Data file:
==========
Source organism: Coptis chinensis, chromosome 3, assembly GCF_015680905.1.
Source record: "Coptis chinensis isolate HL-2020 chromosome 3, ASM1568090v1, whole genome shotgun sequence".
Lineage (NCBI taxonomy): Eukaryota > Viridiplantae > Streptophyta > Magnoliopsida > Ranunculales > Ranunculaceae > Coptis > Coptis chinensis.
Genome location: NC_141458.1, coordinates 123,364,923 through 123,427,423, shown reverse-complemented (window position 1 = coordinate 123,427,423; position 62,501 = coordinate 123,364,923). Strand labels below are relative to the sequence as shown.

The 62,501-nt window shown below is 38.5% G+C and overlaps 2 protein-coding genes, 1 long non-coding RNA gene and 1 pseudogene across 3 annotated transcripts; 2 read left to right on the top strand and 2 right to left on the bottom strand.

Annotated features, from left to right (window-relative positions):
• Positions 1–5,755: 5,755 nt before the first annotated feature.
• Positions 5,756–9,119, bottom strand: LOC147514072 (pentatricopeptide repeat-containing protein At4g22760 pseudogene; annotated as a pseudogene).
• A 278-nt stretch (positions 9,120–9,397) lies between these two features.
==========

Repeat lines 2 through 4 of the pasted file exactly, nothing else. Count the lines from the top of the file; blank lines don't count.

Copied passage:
Source record: "Coptis chinensis isolate HL-2020 chromosome 3, ASM1568090v1, whole genome shotgun sequence".
Lineage (NCBI taxonomy): Eukaryota > Viridiplantae > Streptophyta > Magnoliopsida > Ranunculales > Ranunculaceae > Coptis > Coptis chinensis.
Genome location: NC_141458.1, coordinates 123,364,923 through 123,427,423, shown reverse-complemented (window position 1 = coordinate 123,427,423; position 62,501 = coordinate 123,364,923). Strand labels below are relative to the sequence as shown.